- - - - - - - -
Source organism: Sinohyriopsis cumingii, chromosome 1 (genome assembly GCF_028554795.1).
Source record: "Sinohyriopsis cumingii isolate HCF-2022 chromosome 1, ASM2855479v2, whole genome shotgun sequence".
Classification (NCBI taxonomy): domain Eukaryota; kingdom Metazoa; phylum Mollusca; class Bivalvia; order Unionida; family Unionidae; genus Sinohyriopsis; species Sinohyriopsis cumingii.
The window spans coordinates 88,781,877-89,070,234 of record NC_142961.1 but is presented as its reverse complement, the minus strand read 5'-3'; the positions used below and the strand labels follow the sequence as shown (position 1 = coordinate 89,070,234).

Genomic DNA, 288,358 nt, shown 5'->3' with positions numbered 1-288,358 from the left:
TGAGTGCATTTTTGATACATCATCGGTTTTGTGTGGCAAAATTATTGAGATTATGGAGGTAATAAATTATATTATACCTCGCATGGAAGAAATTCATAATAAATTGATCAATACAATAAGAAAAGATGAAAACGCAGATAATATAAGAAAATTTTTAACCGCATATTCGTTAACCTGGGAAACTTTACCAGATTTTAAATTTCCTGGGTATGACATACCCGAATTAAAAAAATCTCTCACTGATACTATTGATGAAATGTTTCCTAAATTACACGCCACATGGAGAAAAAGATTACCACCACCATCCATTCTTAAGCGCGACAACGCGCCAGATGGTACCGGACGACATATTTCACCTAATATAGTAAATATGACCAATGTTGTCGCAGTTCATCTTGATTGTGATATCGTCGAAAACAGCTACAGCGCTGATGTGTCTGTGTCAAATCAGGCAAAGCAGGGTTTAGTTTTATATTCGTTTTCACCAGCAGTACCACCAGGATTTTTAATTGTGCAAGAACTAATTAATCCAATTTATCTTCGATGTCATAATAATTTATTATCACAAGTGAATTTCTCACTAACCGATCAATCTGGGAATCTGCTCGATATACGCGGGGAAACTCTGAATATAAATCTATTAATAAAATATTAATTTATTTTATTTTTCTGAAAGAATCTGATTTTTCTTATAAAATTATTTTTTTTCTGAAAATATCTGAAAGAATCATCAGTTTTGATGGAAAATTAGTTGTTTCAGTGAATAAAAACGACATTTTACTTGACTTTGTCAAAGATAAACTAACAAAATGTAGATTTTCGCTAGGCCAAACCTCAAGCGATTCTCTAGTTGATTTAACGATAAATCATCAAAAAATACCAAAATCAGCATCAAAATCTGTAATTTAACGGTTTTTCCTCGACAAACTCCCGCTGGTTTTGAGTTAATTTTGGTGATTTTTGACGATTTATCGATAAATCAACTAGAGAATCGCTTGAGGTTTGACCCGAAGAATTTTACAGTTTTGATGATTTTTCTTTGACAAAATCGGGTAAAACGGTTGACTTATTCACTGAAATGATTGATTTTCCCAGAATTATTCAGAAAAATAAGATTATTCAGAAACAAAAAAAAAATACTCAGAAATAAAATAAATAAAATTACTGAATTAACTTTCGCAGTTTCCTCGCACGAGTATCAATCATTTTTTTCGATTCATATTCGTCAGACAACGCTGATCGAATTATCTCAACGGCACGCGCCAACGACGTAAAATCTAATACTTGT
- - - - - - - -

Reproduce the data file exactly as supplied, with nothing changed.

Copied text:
Source organism: Sinohyriopsis cumingii, chromosome 1 (genome assembly GCF_028554795.1).
Source record: "Sinohyriopsis cumingii isolate HCF-2022 chromosome 1, ASM2855479v2, whole genome shotgun sequence".
Classification (NCBI taxonomy): domain Eukaryota; kingdom Metazoa; phylum Mollusca; class Bivalvia; order Unionida; family Unionidae; genus Sinohyriopsis; species Sinohyriopsis cumingii.
The window spans coordinates 88,781,877-89,070,234 of record NC_142961.1 but is presented as its reverse complement, the minus strand read 5'-3'; the positions used below and the strand labels follow the sequence as shown (position 1 = coordinate 89,070,234).

Genomic DNA, 288,358 nt, shown 5'->3' with positions numbered 1-288,358 from the left:
TGAGTGCATTTTTGATACATCATCGGTTTTGTGTGGCAAAATTATTGAGATTATGGAGGTAATAAATTATATTATACCTCGCATGGAAGAAATTCATAATAAATTGATCAATACAATAAGAAAAGATGAAAACGCAGATAATATAAGAAAATTTTTAACCGCATATTCGTTAACCTGGGAAACTTTACCAGATTTTAAATTTCCTGGGTATGACATACCCGAATTAAAAAAATCTCTCACTGATACTATTGATGAAATGTTTCCTAAATTACACGCCACATGGAGAAAAAGATTACCACCACCATCCATTCTTAAGCGCGACAACGCGCCAGATGGTACCGGACGACATATTTCACCTAATATAGTAAATATGACCAATGTTGTCGCAGTTCATCTTGATTGTGATATCGTCGAAAACAGCTACAGCGCTGATGTGTCTGTGTCAAATCAGGCAAAGCAGGGTTTAGTTTTATATTCGTTTTCACCAGCAGTACCACCAGGATTTTTAATTGTGCAAGAACTAATTAATCCAATTTATCTTCGATGTCATAATAATTTATTATCACAAGTGAATTTCTCACTAACCGATCAATCTGGGAATCTGCTCGATATACGCGGGGAAACTCTGAATATAAATCTATTAATAAAATATTAATTTATTTTATTTTTCTGAAAGAATCTGATTTTTCTTATAAAATTATTTTTTTTCTGAAAATATCTGAAAGAATCATCAGTTTTGATGGAAAATTAGTTGTTTCAGTGAATAAAAACGACATTTTACTTGACTTTGTCAAAGATAAACTAACAAAATGTAGATTTTCGCTAGGCCAAACCTCAAGCGATTCTCTAGTTGATTTAACGATAAATCATCAAAAAATACCAAAATCAGCATCAAAATCTGTAATTTAACGGTTTTTCCTCGACAAACTCCCGCTGGTTTTGAGTTAATTTTGGTGATTTTTGACGATTTATCGATAAATCAACTAGAGAATCGCTTGAGGTTTGACCCGAAGAATTTTACAGTTTTGATGATTTTTCTTTGACAAAATCGGGTAAAACGGTTGACTTATTCACTGAAATGATTGATTTTCCCAGAATTATTCAGAAAAATAAGATTATTCAGAAACAAAAAAAAAATACTCAGAAATAAAATAAATAAAATTACTGAATTAACTTTCGCAGTTTCCTCGCACGAGTATCAATCATTTTTTTCGATTCATATTCGTCAGACAACGCTGATCGAATTATCTCAACGGCACGCGCCAACGACGTAAAATCTAATACTTGT